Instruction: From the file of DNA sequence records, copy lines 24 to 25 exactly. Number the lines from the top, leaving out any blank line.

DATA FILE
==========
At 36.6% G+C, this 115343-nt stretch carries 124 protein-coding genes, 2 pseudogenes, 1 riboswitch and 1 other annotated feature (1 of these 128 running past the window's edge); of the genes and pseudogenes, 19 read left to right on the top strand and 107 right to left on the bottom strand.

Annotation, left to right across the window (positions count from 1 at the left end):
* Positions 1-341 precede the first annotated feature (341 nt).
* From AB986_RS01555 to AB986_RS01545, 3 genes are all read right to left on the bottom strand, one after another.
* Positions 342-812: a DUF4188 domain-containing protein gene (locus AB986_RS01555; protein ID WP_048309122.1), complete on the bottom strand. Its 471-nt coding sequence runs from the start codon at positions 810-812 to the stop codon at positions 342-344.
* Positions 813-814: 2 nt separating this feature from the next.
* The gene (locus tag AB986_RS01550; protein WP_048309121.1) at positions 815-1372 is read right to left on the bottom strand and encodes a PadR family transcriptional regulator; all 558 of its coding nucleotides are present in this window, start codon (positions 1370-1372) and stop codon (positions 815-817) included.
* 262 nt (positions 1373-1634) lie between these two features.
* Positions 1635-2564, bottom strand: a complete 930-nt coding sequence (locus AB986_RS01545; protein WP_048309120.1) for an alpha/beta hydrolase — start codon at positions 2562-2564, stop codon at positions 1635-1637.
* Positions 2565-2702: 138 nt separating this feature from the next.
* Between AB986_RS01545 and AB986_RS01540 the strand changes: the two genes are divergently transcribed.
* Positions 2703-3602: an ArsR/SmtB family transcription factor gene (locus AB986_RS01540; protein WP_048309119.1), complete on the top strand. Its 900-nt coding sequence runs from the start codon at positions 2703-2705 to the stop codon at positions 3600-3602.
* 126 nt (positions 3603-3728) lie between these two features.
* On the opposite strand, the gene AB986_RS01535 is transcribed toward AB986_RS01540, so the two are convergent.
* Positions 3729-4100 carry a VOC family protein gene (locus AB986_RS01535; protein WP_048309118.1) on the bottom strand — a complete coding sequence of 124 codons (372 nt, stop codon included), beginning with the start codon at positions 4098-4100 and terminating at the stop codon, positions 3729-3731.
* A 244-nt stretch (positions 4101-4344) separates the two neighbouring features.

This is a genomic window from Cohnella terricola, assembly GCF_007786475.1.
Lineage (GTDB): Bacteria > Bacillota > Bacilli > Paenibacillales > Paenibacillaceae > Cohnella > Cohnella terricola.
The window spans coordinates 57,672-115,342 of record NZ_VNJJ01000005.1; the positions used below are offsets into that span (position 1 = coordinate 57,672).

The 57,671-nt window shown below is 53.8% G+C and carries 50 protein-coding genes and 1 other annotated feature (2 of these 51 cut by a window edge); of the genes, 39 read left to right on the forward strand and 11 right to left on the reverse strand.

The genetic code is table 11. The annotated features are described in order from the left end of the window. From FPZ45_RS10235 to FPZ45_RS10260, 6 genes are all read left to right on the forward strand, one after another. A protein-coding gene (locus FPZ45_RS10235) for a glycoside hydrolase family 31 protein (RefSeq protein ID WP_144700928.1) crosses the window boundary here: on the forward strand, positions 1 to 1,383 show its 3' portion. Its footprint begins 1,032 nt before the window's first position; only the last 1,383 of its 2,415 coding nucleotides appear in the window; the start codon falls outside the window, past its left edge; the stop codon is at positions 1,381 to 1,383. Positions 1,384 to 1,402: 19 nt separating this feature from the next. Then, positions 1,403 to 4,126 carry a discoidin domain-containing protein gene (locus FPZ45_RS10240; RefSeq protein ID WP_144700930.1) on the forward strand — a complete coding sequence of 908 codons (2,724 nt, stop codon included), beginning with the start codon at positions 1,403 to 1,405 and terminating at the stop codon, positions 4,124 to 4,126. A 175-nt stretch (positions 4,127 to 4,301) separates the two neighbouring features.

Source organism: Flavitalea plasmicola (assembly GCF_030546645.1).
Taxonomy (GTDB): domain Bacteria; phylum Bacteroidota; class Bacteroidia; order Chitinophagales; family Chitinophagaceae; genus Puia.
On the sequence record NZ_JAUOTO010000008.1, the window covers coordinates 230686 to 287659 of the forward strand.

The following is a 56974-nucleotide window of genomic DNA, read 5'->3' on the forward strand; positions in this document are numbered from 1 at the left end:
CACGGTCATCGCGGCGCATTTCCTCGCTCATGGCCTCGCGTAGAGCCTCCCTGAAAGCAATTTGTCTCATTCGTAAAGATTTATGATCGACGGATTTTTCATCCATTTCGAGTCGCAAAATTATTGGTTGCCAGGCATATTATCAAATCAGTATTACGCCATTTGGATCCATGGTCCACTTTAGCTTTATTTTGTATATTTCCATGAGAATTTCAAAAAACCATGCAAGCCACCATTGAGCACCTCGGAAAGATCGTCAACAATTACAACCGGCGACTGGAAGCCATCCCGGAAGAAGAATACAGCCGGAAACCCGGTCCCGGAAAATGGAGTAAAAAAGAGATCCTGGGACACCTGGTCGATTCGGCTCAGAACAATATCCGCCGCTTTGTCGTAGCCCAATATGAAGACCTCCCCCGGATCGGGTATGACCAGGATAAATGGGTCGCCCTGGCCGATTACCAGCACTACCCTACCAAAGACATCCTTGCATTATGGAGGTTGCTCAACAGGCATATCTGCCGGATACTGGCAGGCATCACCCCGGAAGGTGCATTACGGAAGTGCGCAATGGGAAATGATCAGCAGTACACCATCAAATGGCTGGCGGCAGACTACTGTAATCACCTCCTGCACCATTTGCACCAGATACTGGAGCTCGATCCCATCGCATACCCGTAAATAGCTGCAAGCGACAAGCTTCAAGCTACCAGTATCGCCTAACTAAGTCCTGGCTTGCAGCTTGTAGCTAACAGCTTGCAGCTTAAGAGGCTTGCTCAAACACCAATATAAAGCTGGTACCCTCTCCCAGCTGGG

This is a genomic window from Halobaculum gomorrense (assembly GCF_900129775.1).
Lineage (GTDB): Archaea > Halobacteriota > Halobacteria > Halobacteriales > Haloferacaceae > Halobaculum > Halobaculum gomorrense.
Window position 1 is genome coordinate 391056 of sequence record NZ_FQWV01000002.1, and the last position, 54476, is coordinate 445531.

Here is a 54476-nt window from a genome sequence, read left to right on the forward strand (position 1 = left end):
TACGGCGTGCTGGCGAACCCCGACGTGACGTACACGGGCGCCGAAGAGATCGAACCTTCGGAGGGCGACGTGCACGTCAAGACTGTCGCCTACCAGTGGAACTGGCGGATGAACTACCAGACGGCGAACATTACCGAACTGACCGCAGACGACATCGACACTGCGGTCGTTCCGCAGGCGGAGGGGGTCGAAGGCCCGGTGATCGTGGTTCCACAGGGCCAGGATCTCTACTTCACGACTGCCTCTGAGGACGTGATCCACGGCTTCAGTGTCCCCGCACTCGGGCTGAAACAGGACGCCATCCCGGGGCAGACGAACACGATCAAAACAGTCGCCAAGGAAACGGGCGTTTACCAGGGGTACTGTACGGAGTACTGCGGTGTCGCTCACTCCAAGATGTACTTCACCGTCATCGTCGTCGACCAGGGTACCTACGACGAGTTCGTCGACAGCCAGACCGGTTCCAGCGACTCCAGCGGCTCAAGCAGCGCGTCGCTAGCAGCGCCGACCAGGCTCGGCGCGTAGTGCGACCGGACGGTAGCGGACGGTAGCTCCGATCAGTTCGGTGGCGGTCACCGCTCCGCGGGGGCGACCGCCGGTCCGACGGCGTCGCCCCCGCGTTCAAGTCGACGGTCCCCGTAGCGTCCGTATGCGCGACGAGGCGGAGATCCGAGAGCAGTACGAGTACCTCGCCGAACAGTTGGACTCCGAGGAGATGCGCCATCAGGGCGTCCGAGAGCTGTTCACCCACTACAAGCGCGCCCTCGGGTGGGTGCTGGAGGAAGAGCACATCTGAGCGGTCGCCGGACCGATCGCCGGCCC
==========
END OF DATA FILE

On the sequence record NZ_JAUOTO010000008.1, the window covers coordinates 230686 to 287659 of the forward strand.

The following is a 56974-nucleotide window of genomic DNA, read 5'->3' on the forward strand; positions in this document are numbered from 1 at the left end: